Discipline in the market means you have to say “no” far more often than you have to say “yes”. Often good is not good enough. We felt exactly like that when we hedged the John Hancock Financial Opportunity Fund (NYSE: BTO). The fund hit the right grades and had great managers, a sector we liked (on a relative basis) and performed well. It also used relatively modest leverage, which is increasingly lacking in the world of closed-end funds. Still, we stayed away because a few factors made us feel uncomfortable. More specifically, we said,
We are impressed with what we are seeing, but will only look to give this fund a Buy rating once we see a market correction alongside a revision to a 0% premium to NAV. We remain neutral for now.
Source: The right fund, but not the right time
Although we received some “boos” from the fans (you’re not really doing your job if you don’t receive them), we remained unmoved. The decision was correct as the fund not only generated negative returns but also lagged the market as a whole.
We are looking today to see if there is any joy to be had in this quality fund.
A look at the fund’s current top 10 holdings shows that the household names are still in place. Blackstone Inc. (BX) continues to hold the top spot, followed by a handful of regional and national banks.
One notable change is that the KKR & Co. Inc. (KKR) which has dropped out of second place as we saw it last time we covered this. With banks dominating the screen, the underperformance was expected. The sector saw a moderate decline with yield curve inversions dominating news releases. While we think a slowdown is highly likely, we don’t see the recession fears that everyone is currently seeing. Inventories remain extremely low across the board and rebuilding will take at least a few quarters. We should add that slight inversions are not at all uncommon at this stage of the cycle.
Of course, in the longer term, recessions are obviously inevitable. The real unemployment rate is close to a 4% level and you are obviously getting to a point where this number has no choice but to increase. Purchasing financial products therefore requires ensuring that you are not paying too much at this stage of the cycle. Are you? One way to look at this is to see how these financial values trade relative to a price normalized to the tangible accounting multiple. We picked three random picks from the top 10, Fifth Third Bancorp (FITB), Bank of America (BAC), and JPMorgan (JPM).
Recent stock price declines have corrected some of the scum that we say was in early December, but no one can look at those multiples and remotely call them cheap. Keep in mind that even if we don’t see an outright recession, the flattening of the curve will certainly put pressure on earnings at the end of 2022 and 2023. These banks will have to raise interest rates quickly to competing for client funds and loan applications will also slow down. In such an environment, the net interest margin will flatten quickly. Therefore, P/E ratios and 1-year earnings remain the most useless tool to gauge buy points for banks (and most stocks).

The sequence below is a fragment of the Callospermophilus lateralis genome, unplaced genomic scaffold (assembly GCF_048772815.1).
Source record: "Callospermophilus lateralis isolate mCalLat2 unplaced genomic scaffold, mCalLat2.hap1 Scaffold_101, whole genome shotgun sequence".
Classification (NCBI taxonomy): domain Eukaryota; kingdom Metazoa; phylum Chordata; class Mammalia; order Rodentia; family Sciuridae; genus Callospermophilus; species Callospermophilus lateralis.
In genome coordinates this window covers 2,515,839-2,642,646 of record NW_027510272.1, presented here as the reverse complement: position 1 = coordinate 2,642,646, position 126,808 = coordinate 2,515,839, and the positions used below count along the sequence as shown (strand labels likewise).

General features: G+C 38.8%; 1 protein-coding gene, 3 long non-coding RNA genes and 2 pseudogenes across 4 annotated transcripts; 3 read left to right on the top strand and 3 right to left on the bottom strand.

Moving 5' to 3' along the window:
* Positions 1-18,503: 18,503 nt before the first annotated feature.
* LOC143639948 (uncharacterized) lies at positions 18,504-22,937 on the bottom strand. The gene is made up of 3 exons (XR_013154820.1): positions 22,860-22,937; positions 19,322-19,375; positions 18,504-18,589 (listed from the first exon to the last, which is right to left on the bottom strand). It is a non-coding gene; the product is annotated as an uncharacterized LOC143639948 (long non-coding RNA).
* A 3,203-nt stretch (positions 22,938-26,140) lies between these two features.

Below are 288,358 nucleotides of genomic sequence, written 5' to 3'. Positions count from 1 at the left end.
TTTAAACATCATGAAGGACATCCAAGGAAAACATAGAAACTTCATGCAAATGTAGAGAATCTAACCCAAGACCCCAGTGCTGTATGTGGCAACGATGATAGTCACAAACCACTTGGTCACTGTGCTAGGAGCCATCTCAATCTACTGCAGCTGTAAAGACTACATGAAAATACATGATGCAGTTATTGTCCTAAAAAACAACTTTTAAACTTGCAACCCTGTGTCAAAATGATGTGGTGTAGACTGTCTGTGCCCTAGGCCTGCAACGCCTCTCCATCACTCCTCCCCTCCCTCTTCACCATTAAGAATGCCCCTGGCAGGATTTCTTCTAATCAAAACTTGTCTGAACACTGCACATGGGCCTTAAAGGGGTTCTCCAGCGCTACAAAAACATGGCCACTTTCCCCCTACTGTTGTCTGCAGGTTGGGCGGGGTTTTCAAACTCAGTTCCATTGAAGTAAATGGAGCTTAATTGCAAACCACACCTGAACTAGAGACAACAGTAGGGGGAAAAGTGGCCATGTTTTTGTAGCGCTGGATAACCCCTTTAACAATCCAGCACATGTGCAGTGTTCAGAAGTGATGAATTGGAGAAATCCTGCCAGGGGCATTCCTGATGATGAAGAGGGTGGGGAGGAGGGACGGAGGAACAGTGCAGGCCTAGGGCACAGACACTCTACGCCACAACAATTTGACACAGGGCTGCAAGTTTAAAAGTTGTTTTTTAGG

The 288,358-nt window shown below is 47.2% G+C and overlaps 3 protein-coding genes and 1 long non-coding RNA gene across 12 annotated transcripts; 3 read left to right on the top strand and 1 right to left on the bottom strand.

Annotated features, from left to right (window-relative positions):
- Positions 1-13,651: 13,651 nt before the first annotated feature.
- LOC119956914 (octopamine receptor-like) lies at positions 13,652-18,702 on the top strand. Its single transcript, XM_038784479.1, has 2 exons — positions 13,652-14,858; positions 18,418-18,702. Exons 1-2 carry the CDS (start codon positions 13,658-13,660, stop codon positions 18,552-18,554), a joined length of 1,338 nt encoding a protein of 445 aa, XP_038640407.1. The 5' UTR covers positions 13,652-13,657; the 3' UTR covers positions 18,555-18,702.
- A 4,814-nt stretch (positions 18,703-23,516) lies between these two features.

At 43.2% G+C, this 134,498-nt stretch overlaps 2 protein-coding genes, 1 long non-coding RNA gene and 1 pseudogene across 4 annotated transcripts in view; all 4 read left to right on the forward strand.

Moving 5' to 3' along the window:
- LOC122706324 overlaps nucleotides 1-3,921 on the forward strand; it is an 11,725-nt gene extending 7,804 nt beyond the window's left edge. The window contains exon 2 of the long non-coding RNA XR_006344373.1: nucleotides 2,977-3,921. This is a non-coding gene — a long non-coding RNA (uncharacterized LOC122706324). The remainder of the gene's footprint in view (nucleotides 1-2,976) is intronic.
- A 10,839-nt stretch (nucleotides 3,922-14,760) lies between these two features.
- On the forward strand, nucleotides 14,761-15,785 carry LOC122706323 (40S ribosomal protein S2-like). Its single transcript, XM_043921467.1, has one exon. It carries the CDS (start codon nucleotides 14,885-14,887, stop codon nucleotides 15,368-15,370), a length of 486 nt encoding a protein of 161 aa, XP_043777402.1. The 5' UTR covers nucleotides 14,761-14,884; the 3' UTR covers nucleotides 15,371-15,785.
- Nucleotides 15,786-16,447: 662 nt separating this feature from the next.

A good aspect of the recent decline is that the fund has moved to a lower premium. The red dot indicates the premium when this fund was last hedged.
This is actually the main reason if you bought in late December you are in pain. Much of the decline was premium compression. Buying without considering the premium is a great way to get exceptionally low total returns. At the current rate of 3.11%, at least you’re not paying through the nose. While it’s no longer the headwind it was three months ago, we still believe this will be available at a discount across the board.
We like the banks and think the unwinding of the Fed’s balance sheet will give investors some spread on the yield curve. We will write more about this topic in a separate article. For now, we are selective and choose where financials are most attractive. For example, we found the reinsurance segment particularly cheap at the end of January and seized the opportunity of our offer on RenaissanceRe Holdings Ltd. (RNR). The stock was trading at less than 1.2 times tangible book value at the time and offered an attractive opportunity to take over the company by selling the $155 cash secured put options.
Another reason we picked this one was that it was yield curve agnostic. Insurance and reinsurance companies will benefit from a general rising rate environment as their investments will bring in more revenue. They really couldn’t care about the yield curve. It’s also likely why Warren Buffett chose another reinsurer we’ve highlighted. Coming back to BTO, we’re tempted to give it a higher rating, but we’ll stick to the neutral/holding rating for now. Valuations are definitely heading in the right direction and we have certainly found a few banks that we have made offers for. The fund lacks exposure to the insurance sector and this is where we find better overall value. This one remains far from a purchase for us.
Please note that this is not financial advice. It may seem, seem, but surprisingly, it is not. Investors are required to do their own due diligence and consult a professional who knows their objectives and constraints.